Warren goes on to describe Iran as "a significant threat to the United States," echoing a key talking point of fear-mongering pro-war forces. She calls for "strong sanctions" and declares that the "United States must take the necessary steps to prevent Iran from acquiring a nuclear weapon" -- a veiled endorsement of a military strike if Iran crosses the constantly shifting American "red lines." Perhaps the only option Warren does not endorse or implicitly support is diplomacy. Her foreign policy views are hardly distinguishable from those of her Republican rival, who also marches in lockstep with AIPAC.[6]


The Middle Class

Warren has written about the plight of the middle class. In her widely-circulated post, America Without a Middle Class[7], she wrote,

The crisis facing the middle class started more than a generation ago. Even as productivity rose, the wages of the average fully-employed male have been flat since the 1970s. But core expenses kept going up. By the early 2000s, families were spending twice as much (adjusted for inflation) on mortgages than they did a generation ago -- for a house that was, on average, only ten percent bigger and 25 years older. They also had to pay twice as much to hang on to their health insurance. [. . .] While the middle class has been caught in an economic vise, the financial industry that was supposed to serve them has prospered at their expense. Consumer banking -- selling debt to middle class families -- has been a gold mine. Boring banking has given way to creative banking, and the industry has generated tens of billions of dollars annually in fees made possible by deceptive and dangerous terms buried in the fine print of opaque, incomprehensible, and largely unregulated contracts.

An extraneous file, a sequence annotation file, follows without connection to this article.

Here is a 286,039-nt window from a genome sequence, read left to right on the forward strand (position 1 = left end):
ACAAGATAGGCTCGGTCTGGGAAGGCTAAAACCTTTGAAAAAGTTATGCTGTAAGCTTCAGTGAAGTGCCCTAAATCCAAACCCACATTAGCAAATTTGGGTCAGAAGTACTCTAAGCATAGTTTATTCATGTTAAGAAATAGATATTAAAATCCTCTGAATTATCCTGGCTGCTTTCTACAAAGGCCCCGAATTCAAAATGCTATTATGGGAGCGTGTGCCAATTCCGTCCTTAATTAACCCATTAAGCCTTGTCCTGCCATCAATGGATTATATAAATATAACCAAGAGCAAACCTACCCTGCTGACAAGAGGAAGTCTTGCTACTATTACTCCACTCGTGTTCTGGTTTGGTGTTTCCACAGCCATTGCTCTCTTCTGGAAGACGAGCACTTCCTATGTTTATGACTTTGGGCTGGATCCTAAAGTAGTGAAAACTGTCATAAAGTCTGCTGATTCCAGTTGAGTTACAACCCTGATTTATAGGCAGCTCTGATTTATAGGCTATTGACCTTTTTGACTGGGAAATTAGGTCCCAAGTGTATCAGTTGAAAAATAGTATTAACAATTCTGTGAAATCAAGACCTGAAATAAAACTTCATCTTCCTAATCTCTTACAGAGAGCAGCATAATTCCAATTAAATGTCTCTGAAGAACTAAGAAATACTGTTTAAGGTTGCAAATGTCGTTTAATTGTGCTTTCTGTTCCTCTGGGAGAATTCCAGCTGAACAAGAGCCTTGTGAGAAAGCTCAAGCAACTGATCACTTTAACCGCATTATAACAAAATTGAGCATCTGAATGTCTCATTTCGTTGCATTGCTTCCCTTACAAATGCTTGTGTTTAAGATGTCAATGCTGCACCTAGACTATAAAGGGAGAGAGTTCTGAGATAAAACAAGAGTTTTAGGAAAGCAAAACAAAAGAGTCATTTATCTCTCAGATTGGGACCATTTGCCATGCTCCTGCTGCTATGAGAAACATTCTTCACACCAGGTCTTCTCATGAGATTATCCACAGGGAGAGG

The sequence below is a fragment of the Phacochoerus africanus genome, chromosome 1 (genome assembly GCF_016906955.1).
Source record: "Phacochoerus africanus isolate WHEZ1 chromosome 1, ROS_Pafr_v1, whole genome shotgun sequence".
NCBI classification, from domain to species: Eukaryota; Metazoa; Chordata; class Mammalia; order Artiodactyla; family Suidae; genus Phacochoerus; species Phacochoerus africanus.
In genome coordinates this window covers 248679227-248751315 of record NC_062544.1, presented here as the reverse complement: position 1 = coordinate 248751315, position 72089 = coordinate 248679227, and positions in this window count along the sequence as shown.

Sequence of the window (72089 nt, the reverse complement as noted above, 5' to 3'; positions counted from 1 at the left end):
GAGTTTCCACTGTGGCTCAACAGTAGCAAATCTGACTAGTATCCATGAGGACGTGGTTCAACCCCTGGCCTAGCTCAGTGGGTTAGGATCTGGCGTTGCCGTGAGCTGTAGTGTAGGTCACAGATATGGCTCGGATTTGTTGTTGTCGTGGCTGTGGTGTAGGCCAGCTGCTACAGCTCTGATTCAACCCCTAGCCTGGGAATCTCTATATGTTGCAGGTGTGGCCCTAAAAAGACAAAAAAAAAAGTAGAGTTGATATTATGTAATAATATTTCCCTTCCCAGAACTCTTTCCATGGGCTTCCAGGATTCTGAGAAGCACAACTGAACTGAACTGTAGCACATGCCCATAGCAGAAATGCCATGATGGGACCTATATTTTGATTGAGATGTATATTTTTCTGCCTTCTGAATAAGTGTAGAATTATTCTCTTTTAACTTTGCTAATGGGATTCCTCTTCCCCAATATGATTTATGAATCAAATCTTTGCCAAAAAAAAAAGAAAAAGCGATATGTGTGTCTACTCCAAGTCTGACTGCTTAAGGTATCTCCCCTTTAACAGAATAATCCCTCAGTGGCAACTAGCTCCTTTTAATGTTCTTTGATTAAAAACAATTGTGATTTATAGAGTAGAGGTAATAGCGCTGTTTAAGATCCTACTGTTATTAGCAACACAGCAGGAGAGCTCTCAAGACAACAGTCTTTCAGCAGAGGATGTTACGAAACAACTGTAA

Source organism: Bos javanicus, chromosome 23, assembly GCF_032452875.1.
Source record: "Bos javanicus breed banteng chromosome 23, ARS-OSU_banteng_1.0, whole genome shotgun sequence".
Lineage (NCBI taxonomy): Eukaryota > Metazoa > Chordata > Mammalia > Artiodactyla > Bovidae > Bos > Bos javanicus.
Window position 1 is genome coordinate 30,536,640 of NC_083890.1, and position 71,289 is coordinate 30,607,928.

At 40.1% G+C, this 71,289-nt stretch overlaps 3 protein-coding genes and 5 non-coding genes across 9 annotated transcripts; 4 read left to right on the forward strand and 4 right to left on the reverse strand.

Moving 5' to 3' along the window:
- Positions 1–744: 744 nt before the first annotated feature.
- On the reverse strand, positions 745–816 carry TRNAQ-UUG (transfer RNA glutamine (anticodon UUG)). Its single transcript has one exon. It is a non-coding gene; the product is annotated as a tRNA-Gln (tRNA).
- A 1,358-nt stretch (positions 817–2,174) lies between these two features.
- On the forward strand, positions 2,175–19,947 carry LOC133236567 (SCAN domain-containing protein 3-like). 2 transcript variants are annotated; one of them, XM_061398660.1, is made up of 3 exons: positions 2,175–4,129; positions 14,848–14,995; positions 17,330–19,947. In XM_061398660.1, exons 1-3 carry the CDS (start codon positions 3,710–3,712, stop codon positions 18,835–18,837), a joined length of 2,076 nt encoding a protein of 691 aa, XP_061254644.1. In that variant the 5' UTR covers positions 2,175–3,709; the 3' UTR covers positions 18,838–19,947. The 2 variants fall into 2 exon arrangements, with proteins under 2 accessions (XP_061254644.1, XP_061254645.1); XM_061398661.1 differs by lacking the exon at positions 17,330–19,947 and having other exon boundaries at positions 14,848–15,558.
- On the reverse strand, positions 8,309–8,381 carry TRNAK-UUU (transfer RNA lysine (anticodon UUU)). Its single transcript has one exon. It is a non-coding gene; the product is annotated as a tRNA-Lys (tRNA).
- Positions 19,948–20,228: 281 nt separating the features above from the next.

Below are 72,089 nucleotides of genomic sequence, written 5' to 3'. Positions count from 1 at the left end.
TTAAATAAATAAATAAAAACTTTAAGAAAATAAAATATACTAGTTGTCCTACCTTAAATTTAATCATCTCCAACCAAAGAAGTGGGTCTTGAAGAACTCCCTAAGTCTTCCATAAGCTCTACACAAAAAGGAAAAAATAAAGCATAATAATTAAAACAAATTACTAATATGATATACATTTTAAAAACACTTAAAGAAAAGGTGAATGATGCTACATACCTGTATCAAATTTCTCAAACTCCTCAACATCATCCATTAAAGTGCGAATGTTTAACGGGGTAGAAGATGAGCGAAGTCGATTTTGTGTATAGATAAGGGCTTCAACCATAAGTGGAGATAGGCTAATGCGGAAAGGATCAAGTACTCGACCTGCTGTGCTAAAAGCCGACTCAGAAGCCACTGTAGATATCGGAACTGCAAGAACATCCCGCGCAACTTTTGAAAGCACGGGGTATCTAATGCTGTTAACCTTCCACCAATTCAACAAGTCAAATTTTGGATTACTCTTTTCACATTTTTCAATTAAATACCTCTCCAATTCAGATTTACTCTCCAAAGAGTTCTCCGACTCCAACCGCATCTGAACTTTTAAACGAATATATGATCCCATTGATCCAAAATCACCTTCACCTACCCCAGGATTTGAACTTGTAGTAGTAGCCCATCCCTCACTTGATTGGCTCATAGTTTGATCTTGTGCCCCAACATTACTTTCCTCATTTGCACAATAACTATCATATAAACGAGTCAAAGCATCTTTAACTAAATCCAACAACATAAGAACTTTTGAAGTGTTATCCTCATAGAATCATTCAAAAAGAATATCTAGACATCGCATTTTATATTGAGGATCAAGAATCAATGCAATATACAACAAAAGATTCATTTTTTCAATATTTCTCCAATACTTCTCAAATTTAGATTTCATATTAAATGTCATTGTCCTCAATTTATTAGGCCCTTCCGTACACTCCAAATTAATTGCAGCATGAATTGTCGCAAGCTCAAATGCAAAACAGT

Quote - On the middle class

On The Daily Show, Warren said, "This is America's middle class. We've hacked at it and chipped at it and pulled on it for 30 years now. And now there's no more to do. Either we fix this problem going forward or the game really is over."[8]

Background information

Elizabeth Warren

Elizabeth Warren "has written eight books and more than a hundred scholarly articles dealing with credit and economic stress. Her latest two books, The Two-Income Trap and All Your Worth, were both on national best seller lists.